By Joel Beauvais, Claudia O’Brien, Bridget R. Reineking and Andrew Westgate.

Since assuming office in January, President Donald Trump – with the support of Congress – has stated his intention to roll back “burdensome” U.S. environmental regulations. The White House and Congress aim to reverse several of President Obama’s regulations on air and water pollution, land use, and greenhouse gases emissions.  But the new President may face challenges to reversing certain existing U.S. climate, environmental, and energy-related regulations.

Thanks to a law called the Congressional Review Act, the Republican Congress has exercised its authority to roll back several key regulations that were published in the waning days of the Obama Administration, including a law limiting methane emissions for oil and gas activity on public land; one requiring oil, gas and mining companies to disclose their payments to foreign governments; and another protecting waterways from coal mining operations. But Congress’s authority extends only to regulations that were promulgated within the past few months.  For those regulations that were promulgated longer ago, including the Clean Power Plan regulating greenhouse gas emissions from power plants, the Administration’s options are more limited.  President Trump cannot by executive order abolish environmental statutes delegating broad powers to the U.S. Environmental Protection Agency. The President can order any agency to reconsider a rule, but agencies may alter their rules only if they justify departure from the record supporting their original rule. Further, any efforts to change laws protecting the environment generate strong backlash—and lawsuits—from interest groups. And while Congress could enact legislation to remove the underlying statutory authority for certain regulations, there is likely to be strong opposition from certain members of Congress to any such effort.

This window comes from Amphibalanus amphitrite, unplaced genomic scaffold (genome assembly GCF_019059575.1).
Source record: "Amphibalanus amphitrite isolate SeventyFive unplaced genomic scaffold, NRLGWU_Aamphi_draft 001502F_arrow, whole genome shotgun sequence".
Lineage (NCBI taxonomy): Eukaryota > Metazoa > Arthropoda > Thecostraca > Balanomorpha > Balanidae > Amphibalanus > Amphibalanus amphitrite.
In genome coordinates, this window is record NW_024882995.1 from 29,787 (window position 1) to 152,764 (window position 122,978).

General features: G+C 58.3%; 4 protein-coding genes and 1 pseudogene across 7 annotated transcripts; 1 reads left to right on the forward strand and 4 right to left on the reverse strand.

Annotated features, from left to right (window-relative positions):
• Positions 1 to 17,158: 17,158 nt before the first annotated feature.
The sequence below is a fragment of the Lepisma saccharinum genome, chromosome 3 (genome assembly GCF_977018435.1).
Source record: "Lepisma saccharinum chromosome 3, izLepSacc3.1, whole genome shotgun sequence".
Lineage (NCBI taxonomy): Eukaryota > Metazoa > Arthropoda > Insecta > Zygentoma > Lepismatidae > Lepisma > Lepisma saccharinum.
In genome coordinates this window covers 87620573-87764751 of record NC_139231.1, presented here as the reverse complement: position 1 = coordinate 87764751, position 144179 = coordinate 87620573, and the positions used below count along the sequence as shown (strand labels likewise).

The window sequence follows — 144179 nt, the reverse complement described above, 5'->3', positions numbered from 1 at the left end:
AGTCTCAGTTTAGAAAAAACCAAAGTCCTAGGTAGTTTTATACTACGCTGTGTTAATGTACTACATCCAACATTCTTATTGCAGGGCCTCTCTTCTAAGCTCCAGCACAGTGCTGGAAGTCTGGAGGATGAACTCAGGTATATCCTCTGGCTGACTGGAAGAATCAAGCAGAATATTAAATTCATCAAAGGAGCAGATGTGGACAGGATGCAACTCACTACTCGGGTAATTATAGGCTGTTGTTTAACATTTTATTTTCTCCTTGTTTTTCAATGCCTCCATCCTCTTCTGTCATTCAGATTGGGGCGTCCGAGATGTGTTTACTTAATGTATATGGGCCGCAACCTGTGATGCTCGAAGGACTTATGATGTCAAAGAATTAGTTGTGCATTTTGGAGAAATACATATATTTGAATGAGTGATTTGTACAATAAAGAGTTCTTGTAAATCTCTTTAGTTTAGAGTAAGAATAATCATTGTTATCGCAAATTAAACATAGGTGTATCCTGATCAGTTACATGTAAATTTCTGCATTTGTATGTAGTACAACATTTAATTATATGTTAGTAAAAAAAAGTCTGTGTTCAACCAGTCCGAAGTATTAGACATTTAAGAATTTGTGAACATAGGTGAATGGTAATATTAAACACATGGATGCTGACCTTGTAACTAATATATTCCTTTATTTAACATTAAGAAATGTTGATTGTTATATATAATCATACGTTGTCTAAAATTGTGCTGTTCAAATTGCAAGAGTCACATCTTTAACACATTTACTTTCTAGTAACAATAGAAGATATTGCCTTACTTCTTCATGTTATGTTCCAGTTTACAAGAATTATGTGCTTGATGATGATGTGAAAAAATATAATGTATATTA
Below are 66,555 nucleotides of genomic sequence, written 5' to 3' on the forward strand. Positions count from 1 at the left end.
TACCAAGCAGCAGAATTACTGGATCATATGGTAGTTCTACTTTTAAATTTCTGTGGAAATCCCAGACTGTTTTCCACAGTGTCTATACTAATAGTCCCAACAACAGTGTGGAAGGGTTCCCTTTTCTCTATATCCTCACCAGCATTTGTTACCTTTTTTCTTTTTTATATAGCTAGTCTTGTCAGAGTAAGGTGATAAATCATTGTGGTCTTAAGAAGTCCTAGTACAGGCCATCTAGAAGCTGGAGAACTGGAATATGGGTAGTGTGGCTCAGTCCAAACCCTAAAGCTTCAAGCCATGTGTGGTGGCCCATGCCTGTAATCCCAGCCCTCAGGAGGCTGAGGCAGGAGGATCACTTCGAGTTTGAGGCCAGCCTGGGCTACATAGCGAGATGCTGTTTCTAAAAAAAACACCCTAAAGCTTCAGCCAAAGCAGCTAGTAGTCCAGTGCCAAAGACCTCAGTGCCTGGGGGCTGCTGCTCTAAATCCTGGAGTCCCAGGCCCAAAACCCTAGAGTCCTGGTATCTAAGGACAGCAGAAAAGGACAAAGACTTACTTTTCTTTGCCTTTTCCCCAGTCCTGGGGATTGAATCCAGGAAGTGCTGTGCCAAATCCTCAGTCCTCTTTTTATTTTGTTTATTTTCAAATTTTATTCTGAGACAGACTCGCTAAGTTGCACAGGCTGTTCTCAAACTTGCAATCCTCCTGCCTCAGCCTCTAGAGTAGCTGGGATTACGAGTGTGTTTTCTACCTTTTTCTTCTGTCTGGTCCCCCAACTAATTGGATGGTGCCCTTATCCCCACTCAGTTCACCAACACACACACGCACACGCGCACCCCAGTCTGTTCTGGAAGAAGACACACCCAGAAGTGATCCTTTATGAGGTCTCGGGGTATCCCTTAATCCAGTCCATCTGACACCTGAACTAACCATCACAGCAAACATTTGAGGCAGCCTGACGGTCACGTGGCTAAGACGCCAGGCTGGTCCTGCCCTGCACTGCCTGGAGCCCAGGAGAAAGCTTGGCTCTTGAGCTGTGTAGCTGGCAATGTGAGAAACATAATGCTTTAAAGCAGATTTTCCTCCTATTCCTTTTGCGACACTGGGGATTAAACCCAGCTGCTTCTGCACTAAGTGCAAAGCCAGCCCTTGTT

The new Administration may also encounter opposition from segments of industry if it seeks to rescind environmental rules that are already final and partially implemented, especially where the relevant industry already has invested sunk costs in compliance efforts, or where some companies obtain a competitive benefit from the rule. President Trump has articulated an “industry-friendly” administrative approach, and can be expected to respond accordingly where business interests resist changes that could lead to additional expense or market uncertainty.

Ultimately, a determined and united effort by President Trump and Congress can mitigate, but not eliminate, complex regulatory initiatives of the last eight years. The President’s efforts to do so will be complicated and time-consuming, with battles waged in the media, the White House, Congress, the agencies, and the courts – potentially creating significant uncertainty for industry in the interim. Environmental regulations will face rollbacks, but the Administration’s efforts will be tempered by legal barriers and opposition from some in industry as well as the environmental and public health community.